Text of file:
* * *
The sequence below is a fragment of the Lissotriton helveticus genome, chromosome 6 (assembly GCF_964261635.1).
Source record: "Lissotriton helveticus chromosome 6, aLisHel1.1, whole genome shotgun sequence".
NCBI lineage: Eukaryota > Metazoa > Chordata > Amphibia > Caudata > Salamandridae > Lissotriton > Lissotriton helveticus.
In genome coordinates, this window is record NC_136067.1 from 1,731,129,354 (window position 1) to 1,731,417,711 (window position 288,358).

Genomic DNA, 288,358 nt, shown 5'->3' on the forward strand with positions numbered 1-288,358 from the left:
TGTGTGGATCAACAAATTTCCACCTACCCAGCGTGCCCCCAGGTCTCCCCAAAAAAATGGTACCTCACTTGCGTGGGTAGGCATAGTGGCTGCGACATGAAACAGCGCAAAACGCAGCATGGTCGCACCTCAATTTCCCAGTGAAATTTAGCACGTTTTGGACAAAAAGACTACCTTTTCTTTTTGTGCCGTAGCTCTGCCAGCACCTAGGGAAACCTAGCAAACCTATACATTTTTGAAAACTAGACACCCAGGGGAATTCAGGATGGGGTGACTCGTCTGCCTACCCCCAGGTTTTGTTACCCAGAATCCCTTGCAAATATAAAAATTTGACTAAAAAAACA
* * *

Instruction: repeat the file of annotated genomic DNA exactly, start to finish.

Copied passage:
The sequence below is a fragment of the Lissotriton helveticus genome, chromosome 6 (assembly GCF_964261635.1).
Source record: "Lissotriton helveticus chromosome 6, aLisHel1.1, whole genome shotgun sequence".
NCBI lineage: Eukaryota > Metazoa > Chordata > Amphibia > Caudata > Salamandridae > Lissotriton > Lissotriton helveticus.
In genome coordinates, this window is record NC_136067.1 from 1,731,129,354 (window position 1) to 1,731,417,711 (window position 288,358).

Genomic DNA, 288,358 nt, shown 5'->3' on the forward strand with positions numbered 1-288,358 from the left:
TGTGTGGATCAACAAATTTCCACCTACCCAGCGTGCCCCCAGGTCTCCCCAAAAAAATGGTACCTCACTTGCGTGGGTAGGCATAGTGGCTGCGACATGAAACAGCGCAAAACGCAGCATGGTCGCACCTCAATTTCCCAGTGAAATTTAGCACGTTTTGGACAAAAAGACTACCTTTTCTTTTTGTGCCGTAGCTCTGCCAGCACCTAGGGAAACCTAGCAAACCTATACATTTTTGAAAACTAGACACCCAGGGGAATTCAGGATGGGGTGACTCGTCTGCCTACCCCCAGGTTTTGTTACCCAGAATCCCTTGCAAATATAAAAATTTGACTAAAAAAACA